SALT LAKE CITY — Utah health-tech leader Health Catalyst jumped into the public markets Thursday and its freshly minted stock climbed over 50 percent by the end of regular trading.
The company raised $182 million via the sale of 7 million shares at pre-market pricing of $26 per share. The successful launch comes just six months after a $100 million funding round in February that pushed the company’s valuation above the vaunted $1 billion, or “unicorn” benchmark.
After a day that saw an outstanding first day price rally, and the opportunity to ring the closing bell at the NASDAQ exchange in New York City, Health Catalyst CEO Dan Burton said the new capital will help fuel continued growth while also make strides toward achieving a truly global mission statement.
“It was a big day for Health Catalyst,” Burton said. “The most important reason for the milestone, and reason for celebrating going public, is it enables us to have the capital we need to continue growing and pursuing our mission.
“Ultimately, that mission would guide us to positively impact every human being on the planet.”
The 11-year-old company emerged from work conducted by former Intermountain Healthcare employees aiming to collect, digitize and analyze health care-related data in a way that helps providers find efficiencies, optimize patient outcomes and reduce mistakes.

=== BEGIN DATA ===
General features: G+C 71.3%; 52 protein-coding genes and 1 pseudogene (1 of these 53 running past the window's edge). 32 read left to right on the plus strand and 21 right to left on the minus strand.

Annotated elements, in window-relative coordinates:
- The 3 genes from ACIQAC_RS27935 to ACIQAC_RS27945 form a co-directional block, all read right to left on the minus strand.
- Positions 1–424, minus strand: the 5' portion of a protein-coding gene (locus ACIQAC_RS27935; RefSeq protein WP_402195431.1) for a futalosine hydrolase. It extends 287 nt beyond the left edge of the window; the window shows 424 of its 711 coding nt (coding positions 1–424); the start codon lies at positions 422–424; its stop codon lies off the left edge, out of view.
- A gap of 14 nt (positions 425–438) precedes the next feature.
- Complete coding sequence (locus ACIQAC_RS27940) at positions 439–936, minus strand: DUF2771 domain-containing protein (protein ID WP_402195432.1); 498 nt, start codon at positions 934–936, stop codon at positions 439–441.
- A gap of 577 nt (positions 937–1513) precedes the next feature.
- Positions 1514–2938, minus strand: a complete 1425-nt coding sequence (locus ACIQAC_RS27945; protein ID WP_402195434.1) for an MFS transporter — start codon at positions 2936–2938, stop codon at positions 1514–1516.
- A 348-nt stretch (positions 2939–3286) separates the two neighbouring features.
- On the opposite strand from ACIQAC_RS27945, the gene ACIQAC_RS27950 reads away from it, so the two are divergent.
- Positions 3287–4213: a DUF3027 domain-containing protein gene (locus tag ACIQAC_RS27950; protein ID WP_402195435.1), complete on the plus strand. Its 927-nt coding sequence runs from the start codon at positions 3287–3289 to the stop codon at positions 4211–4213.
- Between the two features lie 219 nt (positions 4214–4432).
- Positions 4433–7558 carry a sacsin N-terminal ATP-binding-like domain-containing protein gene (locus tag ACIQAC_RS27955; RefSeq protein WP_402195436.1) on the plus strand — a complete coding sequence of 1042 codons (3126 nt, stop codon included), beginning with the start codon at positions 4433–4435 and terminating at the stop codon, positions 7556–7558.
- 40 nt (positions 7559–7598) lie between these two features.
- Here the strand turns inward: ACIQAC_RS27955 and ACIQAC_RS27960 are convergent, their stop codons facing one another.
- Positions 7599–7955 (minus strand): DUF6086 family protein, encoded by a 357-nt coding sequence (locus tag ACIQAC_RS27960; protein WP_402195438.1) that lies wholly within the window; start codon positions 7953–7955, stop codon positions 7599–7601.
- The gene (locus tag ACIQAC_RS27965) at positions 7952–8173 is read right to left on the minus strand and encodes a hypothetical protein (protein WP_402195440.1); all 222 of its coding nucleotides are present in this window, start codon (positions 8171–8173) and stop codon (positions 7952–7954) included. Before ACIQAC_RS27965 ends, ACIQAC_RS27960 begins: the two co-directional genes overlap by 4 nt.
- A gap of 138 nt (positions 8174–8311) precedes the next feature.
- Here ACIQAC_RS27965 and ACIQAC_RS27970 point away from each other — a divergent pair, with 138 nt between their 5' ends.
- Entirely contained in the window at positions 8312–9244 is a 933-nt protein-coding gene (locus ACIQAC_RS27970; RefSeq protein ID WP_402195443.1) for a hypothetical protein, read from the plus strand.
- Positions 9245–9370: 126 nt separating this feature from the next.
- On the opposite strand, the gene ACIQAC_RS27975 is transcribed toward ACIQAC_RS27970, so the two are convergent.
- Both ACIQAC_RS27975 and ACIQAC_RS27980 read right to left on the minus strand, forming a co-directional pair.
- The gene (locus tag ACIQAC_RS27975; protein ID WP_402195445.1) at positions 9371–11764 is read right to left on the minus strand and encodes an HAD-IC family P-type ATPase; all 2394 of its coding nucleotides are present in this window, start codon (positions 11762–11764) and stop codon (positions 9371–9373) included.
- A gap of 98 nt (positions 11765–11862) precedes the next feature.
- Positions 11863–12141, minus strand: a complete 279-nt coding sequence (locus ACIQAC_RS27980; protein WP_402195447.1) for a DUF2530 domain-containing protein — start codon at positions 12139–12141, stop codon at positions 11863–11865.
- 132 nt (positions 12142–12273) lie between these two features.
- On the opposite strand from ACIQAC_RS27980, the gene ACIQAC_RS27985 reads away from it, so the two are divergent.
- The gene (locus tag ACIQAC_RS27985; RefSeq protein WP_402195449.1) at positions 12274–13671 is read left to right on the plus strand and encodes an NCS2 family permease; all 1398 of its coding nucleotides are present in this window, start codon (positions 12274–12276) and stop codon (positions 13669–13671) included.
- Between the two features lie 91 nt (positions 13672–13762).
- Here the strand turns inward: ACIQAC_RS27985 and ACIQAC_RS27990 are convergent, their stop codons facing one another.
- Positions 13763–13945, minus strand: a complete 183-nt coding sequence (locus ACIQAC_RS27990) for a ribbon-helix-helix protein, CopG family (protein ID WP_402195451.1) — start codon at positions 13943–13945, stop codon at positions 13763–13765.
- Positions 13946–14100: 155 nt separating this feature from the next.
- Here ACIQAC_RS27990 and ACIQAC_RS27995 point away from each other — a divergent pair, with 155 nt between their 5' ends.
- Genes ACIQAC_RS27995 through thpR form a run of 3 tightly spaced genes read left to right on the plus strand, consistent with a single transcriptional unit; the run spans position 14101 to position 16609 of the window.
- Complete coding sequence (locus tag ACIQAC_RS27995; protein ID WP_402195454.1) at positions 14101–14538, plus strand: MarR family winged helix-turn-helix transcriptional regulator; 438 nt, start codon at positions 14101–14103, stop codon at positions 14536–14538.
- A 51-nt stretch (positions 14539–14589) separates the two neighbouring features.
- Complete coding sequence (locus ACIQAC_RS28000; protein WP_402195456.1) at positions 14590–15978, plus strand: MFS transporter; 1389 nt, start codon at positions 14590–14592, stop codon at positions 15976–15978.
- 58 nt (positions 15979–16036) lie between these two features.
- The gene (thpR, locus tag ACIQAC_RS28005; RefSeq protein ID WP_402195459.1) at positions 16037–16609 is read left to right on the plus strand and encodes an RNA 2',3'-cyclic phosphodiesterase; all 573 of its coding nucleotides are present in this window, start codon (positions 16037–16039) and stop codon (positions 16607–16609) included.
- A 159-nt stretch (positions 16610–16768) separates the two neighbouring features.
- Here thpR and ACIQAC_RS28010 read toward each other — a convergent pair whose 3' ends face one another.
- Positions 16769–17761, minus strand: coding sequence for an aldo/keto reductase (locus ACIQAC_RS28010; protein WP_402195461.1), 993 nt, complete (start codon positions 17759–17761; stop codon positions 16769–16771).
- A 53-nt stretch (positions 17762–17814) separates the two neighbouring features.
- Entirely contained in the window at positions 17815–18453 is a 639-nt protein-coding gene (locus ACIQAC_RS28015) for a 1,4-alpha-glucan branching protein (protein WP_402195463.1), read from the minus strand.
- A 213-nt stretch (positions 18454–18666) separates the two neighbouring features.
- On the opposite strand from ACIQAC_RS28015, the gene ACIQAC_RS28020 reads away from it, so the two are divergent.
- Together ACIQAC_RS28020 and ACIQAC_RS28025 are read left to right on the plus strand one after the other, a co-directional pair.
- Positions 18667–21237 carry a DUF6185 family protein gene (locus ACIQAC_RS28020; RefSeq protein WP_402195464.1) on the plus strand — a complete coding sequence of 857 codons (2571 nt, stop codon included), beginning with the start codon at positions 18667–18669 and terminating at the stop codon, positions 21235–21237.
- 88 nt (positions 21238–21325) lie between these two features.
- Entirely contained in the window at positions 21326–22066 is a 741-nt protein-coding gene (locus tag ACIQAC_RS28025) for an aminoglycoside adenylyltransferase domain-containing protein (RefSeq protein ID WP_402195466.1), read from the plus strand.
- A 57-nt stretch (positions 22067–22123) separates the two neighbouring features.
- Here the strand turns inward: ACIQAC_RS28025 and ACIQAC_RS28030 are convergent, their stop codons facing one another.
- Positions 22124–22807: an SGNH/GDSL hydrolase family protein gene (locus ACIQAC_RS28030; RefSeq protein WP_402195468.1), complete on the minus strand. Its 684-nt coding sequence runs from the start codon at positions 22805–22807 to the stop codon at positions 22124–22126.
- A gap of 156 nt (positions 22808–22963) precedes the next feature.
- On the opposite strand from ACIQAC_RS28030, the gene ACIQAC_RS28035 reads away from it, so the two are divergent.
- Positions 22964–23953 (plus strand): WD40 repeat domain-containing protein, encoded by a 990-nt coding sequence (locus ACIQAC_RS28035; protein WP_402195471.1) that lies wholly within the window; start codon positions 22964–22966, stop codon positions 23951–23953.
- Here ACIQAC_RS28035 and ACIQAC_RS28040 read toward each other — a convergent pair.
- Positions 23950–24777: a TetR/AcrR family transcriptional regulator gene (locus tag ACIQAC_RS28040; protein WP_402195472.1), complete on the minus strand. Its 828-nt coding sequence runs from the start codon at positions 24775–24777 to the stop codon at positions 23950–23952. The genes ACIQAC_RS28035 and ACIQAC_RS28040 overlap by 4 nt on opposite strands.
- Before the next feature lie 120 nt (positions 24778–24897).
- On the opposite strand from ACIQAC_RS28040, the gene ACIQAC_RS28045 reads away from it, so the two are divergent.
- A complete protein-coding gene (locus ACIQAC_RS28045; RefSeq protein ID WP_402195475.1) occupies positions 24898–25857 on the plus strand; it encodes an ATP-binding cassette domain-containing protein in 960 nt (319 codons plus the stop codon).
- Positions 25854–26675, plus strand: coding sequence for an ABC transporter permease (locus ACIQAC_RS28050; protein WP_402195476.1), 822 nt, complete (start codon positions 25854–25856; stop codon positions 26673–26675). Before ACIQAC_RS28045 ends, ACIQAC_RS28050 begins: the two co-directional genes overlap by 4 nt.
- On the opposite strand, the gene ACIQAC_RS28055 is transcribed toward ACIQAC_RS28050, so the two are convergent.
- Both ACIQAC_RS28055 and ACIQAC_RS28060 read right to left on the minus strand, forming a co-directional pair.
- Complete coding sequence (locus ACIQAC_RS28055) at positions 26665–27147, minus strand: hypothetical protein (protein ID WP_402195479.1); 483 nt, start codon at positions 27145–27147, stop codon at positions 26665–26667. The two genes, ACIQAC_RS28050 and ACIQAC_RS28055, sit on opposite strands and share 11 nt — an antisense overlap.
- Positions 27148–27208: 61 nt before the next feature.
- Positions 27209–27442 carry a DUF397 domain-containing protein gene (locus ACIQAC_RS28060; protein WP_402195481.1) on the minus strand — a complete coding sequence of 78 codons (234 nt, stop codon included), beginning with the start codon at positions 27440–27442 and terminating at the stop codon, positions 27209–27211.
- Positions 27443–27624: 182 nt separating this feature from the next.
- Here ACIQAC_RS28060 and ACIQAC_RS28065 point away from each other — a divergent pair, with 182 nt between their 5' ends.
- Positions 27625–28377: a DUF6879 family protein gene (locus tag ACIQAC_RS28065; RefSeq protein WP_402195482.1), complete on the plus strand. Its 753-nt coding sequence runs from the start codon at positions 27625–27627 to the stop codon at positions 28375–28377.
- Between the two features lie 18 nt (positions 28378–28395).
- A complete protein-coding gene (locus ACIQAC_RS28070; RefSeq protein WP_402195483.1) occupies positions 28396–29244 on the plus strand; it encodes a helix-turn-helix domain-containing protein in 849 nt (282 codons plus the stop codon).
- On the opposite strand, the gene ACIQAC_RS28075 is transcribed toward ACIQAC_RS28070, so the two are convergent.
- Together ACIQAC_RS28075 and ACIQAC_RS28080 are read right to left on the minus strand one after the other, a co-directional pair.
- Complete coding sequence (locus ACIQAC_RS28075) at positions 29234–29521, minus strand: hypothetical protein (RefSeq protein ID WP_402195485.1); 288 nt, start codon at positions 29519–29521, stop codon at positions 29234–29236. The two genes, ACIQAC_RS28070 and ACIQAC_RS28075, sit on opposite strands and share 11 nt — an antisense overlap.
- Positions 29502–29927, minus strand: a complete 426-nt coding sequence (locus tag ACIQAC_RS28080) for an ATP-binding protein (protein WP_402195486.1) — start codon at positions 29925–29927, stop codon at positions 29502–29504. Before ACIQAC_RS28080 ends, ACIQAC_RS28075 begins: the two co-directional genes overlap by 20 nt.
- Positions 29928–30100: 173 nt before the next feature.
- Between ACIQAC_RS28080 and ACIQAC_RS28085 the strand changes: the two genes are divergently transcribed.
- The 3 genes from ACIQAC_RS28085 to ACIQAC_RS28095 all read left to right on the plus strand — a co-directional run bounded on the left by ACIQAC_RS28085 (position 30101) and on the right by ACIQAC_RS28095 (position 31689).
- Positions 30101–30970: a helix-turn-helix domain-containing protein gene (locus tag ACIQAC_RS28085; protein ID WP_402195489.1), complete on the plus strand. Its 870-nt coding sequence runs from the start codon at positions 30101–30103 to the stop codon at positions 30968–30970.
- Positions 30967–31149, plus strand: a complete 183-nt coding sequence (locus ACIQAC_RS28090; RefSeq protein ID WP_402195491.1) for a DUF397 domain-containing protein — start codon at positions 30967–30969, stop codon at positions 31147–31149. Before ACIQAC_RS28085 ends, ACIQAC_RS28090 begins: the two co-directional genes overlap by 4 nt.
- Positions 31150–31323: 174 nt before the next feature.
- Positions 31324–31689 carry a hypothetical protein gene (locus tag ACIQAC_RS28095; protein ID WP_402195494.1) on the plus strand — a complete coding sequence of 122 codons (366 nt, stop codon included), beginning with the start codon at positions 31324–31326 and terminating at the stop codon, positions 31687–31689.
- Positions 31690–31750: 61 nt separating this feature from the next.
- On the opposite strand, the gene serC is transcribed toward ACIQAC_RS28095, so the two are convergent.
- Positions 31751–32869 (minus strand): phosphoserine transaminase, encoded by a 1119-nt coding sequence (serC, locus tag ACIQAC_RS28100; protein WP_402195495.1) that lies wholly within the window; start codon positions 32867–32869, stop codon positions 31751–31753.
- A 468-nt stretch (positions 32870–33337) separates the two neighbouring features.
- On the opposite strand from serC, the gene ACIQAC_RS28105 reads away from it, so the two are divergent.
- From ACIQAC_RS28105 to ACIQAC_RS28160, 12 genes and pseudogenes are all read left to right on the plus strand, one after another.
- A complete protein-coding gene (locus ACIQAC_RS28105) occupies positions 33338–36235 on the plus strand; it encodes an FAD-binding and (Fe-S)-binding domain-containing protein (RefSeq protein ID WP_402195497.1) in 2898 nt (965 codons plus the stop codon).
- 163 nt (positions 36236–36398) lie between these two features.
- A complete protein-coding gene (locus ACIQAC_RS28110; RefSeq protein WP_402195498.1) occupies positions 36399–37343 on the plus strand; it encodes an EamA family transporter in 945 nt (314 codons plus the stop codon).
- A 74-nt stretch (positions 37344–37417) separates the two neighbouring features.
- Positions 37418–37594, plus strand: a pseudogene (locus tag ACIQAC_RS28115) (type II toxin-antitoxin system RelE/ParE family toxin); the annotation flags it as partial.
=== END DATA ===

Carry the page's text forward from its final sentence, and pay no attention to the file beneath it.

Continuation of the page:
Burton told the Deseret News in a February interview that Health Catalyst has found success by helping modernize an industry that has lagged behind many others in eliminating paper-based record keeping and other, outdated, analytics methods.
“Health care as an industry is undergoing a pretty significant transformation right now, and one of the real drivers of that transformation is that, up until a few years ago, the information about you as a patient was still a paper-based operation,” Burton said. “There is not a lot of analysis you can apply to paper records and that’s just started to meaningfully transform to digital.
“That digital crossover opens up this new horizon of significant opportunities to start harvesting and analyzing that data to help guide good decisions.”
Before Thursday’s public offering, the company had raised over $370 million in funding. Health Catalyst retained investment giants Goldman Sachs and JP Morgan to lead its IPO process. The company’s stock is trading under the HCAT symbol on the NASDAQ exchange.
Burton said the digitization of health care-related data, along with high-performance analytics tools, is set to fundamentally reshape and improve a system notorious for its rate of waste. He noted while the U.S. health care industry generates some $3.5 trillion every year, it collectively wastes 30 cents for every dollar generated, or about $1 trillion. And he said the platform Health Catalyst has built is one that can help providers manage costs while improving patient outcomes.
“Cost effective care enables us to avoid injury and may even save our lives,” Burton said. “And that’s an amazing mission.”
Fraser Bullock, Health Catalyst board chairman and managing director of Lehi-based Sorenson Capital, told the Deseret News earlier this year that his company has invested some $15 million over the last five years in Health Catalyst and, even among Utah’s roster of highly successful life science and technology companies, Health Catalyst is distinguishing itself.
“We could see early on that there was import in their vision,” Bullock said. “What’s been accomplished is nothing short of astonishing. They focus on saving lives and helping people who are in a moment of medical care needs that can have a very significant impact on their lives.
“It’s all about helping people.”